Continued from In the Shadow of the Mountain I: A silent beginning and
In the Shadow of the Mountain II: The Hunter's Dance
Ever ‘observed’ a cramp? Or a mosquito bite? Or a body turn liquid?
Vipassana literally means ‘to observe clearly’. To observe the Anicca (pronounced a-NICH-a) - the ever-changing, impermanent reality about the universe. Since things are constantly in a state of flux, cultivating cravings or aversions are pointless. In fact, they only bring misery. So, through an understanding of Anicca, one learns to develop equanimity.
Impeccable logic, this. But Vipassana asks you NOT TO believe any of it.
Each person is encouraged to experience the truth within and only if it rings true, should one accept it. Vipassana eschews hand-me-down beliefs, mere intellectualization.
So with legs crossed and eyes closed, we began observing Anicca within the physical self. The laser-like mind was focused from head to toe, observing sensations without reacting to them.
Buoyed by the wee bit of success in reining the unruly mind, I was almost disappointed at how easy this seemed. And then the teacher mentioned Aditthana...
Until that point nothing fazed me – not the silence, not the peculiar food timings, not the 4 a.m. wake up bells. At Aditthana, I had the fiercest urge to dash to the nearest exit. Aditthana is Pali for ‘strong determination’. Strong determination to sit for one whole hour without movement.
I could not sit cross-legged for long because my feet got easily cramped. In fact, I changed my posture approximately every 10 minutes. On the first day, I had passed up the offer of a backrest and now I bitterly rued it. Aditthana wasn’t a rule, but since I was committed to the letter and spirit of Vipassana, I had no option.
A few minutes later, the desire to bolt passed. (Anicca?) And the challenge of Aditthana began to appeal. I chose the least distressing pose and closed my eyes.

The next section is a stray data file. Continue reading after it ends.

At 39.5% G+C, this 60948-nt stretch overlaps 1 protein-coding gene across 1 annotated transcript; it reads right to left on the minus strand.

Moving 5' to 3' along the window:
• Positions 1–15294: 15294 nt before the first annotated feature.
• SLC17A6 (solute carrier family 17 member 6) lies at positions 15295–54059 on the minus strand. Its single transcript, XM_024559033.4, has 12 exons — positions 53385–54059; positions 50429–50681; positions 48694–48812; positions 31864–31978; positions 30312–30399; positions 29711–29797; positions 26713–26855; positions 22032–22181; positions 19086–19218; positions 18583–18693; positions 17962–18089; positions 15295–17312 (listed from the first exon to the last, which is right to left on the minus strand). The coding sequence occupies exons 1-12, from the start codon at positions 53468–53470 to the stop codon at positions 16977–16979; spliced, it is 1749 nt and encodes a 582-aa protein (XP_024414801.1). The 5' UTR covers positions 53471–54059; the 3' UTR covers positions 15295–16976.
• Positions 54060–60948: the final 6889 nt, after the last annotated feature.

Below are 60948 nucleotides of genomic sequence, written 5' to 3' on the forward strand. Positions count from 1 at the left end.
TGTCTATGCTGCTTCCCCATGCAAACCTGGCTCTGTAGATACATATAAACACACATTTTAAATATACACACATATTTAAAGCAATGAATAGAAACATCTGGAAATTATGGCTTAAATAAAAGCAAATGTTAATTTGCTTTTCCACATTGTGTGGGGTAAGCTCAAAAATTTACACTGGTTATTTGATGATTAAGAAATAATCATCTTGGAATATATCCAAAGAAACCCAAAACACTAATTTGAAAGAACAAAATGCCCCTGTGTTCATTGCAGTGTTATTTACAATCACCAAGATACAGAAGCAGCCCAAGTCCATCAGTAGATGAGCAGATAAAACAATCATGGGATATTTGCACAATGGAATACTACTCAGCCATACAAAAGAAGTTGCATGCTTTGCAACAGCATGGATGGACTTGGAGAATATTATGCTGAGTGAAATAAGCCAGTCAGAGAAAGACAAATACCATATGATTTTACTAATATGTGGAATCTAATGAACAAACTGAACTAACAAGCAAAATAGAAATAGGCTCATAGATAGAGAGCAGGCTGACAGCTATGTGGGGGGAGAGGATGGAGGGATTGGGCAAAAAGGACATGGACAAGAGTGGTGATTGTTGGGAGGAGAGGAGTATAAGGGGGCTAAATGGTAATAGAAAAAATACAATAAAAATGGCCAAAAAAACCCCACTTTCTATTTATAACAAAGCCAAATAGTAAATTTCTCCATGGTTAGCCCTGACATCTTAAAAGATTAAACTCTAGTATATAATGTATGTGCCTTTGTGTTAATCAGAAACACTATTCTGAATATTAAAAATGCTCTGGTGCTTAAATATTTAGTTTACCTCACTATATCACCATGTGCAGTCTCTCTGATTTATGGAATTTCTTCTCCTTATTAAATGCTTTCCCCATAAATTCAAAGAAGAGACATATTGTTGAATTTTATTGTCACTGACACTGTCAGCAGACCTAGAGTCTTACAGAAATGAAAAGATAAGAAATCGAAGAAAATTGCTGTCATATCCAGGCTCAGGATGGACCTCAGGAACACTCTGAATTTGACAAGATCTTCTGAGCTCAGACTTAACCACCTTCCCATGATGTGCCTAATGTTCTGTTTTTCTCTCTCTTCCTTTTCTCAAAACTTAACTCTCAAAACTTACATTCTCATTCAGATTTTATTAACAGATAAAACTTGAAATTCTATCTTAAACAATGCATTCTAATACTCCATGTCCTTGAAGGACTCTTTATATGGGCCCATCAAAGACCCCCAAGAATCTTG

10 minutes. The right leg began to cramp. I ignored it. The spine leaped up in protest, unused as it was to being ramrod straight. Like a diligent researcher, I made a note of the sensations and moved on to the next area.
20 minutes. The right leg was numb and weighed thrice as much as the left.
30 minutes. Detachment wasn’t working. I was ready to accept defeat. But wait a minute, was that my imagination or was it sensation returning to my right leg?
Mental high-five. Yesss! Anicca works!
45 minutes. I was gasping. The cramp had returned with three times the intensity. My knee was being sawed off. And I was sitting on molten lava.
Outside, I was a picture of serene contemplation. Inside, I was half-delirious with pain.
‘What if I get paralysed?’
‘Will they carry me out on a stretcher?’
‘Did I pay medical insurance this year?’
Anicca-Shmanicca, said the once-more mutinous mind, you call THIS pain an illusion???
Any moment now… (gasp) Any moment now… (gnnnhhh)
It was the barely audible click of the tape recorder, which signaled the beginning of the minute-long Pali chants and the end of agony. The excruciating pain was suddenly endurable. And when the hour was up, the leg I thought I’d lost forever, moved smoothly and uncomplainingly.
Leela: 1, Mind: 0
There were 3 sessions of Aditthana each day. And each time the battle was fierce. Sometimes, I couldn’t sit beyond 35 minutes. Sometimes 53 minutes. On Day 6, I flopped on the bed, sore and aching. And it struck me, the last time I ached so much was when I was training for the Marathon.
But I got better at ‘observing’ the sensations, even the intense ones. And the results of Aditthana ceased to matter. What mattered was maintaining perfect equanimity at the end of the hour.
Let me reassure horrified readers, it’s not just about painful sensations. There comes a moment when the body is awash with very pleasant vibrations. Wave after soothing wave of it. However, the trained mind learns to recognize it as just another Anicca sensation. Sometimes a rare moment comes along when even the final illusion dissolves. The body is experienced as nothing but a mass of vibrations. And pure consciousness. It’s liberating, exhilarating… and unfortunately, all too fleeting.
During one session, I experienced such a moment. The cramp ceased to bother me. The pleasant vibrations didn’t seduce me. The mind was as calm and clear as a lake. And then, an incy wincy spider scuttled across my neck. With my heightened sensitivity, I could feel each of its furry legs brush against my skin. Frantic neck-slapping, hair-shaking and heart thudding followed. I glanced at my watch. Three minutes to the hour. There was nothing to do but close my eyes again and concentrate.
It was going to be a long road to Nirvana.
Part IV – The Mountain Stares Back